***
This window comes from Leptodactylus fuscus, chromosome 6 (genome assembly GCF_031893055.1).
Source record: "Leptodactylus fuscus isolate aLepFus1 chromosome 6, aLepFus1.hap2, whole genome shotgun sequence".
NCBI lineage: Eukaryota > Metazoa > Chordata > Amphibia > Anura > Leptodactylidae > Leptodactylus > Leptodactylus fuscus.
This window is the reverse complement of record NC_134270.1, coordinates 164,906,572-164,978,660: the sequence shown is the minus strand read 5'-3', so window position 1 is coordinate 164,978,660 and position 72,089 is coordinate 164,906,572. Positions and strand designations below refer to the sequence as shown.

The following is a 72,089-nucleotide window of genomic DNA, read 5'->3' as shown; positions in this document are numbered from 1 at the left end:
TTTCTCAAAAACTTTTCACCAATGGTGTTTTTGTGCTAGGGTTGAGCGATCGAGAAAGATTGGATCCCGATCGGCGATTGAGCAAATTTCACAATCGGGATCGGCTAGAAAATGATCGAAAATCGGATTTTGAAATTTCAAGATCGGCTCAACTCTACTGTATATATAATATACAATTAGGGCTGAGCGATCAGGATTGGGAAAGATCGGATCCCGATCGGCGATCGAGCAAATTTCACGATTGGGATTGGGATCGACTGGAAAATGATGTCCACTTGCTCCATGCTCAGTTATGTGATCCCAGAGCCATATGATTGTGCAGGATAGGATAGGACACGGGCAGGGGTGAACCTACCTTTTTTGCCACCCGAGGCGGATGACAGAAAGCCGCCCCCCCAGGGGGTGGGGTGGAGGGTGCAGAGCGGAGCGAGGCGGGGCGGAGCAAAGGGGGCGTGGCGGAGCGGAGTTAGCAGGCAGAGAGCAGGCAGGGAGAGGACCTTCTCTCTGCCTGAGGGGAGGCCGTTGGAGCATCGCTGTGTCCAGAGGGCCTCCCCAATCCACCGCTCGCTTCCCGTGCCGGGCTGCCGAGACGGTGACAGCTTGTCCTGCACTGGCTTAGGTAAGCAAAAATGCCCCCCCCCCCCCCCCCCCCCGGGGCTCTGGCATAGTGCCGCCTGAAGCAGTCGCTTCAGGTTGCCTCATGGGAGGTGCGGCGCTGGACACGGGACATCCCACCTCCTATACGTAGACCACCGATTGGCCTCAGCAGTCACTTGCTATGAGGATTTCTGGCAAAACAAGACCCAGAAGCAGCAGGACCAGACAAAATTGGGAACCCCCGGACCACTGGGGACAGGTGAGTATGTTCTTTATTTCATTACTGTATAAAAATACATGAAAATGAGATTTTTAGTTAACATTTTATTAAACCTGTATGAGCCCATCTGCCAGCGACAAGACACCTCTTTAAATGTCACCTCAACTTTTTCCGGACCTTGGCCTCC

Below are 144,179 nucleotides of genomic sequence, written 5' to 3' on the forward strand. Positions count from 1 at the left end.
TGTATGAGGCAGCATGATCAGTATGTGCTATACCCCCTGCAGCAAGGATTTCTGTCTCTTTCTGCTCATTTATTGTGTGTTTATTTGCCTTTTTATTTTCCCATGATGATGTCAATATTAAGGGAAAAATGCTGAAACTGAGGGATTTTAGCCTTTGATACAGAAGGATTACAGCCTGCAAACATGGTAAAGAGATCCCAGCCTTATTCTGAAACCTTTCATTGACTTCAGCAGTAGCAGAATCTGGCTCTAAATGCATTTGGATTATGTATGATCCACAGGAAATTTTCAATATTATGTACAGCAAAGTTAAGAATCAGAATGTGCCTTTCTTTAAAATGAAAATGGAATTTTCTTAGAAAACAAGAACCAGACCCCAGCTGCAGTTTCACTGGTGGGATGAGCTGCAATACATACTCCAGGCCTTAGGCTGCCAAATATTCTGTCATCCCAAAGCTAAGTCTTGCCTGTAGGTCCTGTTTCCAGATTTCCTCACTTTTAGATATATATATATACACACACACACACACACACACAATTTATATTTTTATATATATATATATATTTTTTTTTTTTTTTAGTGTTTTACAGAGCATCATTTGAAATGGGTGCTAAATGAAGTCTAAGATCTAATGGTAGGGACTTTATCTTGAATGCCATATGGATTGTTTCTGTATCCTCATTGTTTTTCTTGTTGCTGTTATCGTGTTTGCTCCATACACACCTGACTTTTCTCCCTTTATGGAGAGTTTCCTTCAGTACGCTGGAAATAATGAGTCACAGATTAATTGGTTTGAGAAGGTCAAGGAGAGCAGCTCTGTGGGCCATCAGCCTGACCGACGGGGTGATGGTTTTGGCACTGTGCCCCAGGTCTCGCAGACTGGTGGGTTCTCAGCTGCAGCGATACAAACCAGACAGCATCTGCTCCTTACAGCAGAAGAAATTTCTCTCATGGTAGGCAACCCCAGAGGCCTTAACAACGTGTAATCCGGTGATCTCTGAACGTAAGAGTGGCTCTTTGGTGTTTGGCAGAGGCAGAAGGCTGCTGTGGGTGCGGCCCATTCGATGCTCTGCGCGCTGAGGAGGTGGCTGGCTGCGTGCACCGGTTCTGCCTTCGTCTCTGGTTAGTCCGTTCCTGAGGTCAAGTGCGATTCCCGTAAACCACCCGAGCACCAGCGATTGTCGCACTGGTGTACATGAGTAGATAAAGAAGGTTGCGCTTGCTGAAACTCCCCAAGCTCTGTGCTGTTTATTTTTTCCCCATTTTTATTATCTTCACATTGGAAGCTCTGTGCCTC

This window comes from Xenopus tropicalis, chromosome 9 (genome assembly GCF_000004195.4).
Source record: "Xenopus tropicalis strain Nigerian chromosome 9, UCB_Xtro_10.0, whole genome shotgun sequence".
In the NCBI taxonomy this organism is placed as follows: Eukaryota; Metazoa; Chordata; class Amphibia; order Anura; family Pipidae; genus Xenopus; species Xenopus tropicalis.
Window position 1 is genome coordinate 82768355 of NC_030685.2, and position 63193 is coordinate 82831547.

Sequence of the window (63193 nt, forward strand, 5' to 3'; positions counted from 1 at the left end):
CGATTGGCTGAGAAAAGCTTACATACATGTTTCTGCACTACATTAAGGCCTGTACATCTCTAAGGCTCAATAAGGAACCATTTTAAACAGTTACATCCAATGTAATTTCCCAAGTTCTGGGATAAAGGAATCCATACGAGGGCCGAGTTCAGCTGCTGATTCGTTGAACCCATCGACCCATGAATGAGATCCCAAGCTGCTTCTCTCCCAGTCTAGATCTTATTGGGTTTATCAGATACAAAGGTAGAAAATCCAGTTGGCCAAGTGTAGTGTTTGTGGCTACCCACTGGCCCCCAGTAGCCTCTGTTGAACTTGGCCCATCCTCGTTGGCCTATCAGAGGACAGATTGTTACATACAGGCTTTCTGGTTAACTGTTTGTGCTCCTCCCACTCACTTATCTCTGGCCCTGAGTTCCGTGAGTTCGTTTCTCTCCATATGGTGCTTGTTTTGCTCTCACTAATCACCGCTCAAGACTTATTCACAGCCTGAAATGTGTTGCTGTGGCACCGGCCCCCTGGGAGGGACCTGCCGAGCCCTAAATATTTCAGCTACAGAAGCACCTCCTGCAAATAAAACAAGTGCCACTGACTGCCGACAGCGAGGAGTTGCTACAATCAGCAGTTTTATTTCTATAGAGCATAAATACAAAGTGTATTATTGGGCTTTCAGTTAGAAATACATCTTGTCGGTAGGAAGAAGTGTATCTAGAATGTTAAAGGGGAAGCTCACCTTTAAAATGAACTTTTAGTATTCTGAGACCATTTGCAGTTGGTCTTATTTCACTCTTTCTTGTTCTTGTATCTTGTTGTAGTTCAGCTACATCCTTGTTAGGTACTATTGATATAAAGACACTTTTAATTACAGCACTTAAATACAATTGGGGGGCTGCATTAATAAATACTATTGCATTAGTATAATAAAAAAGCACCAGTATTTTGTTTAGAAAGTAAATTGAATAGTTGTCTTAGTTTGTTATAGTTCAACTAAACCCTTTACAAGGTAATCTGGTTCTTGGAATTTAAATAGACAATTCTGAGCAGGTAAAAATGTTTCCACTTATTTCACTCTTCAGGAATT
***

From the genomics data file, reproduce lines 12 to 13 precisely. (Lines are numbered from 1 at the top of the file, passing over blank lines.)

Window position 1 is genome coordinate 82768355 of NC_030685.2, and position 63193 is coordinate 82831547.

Sequence of the window (63193 nt, forward strand, 5' to 3'; positions counted from 1 at the left end):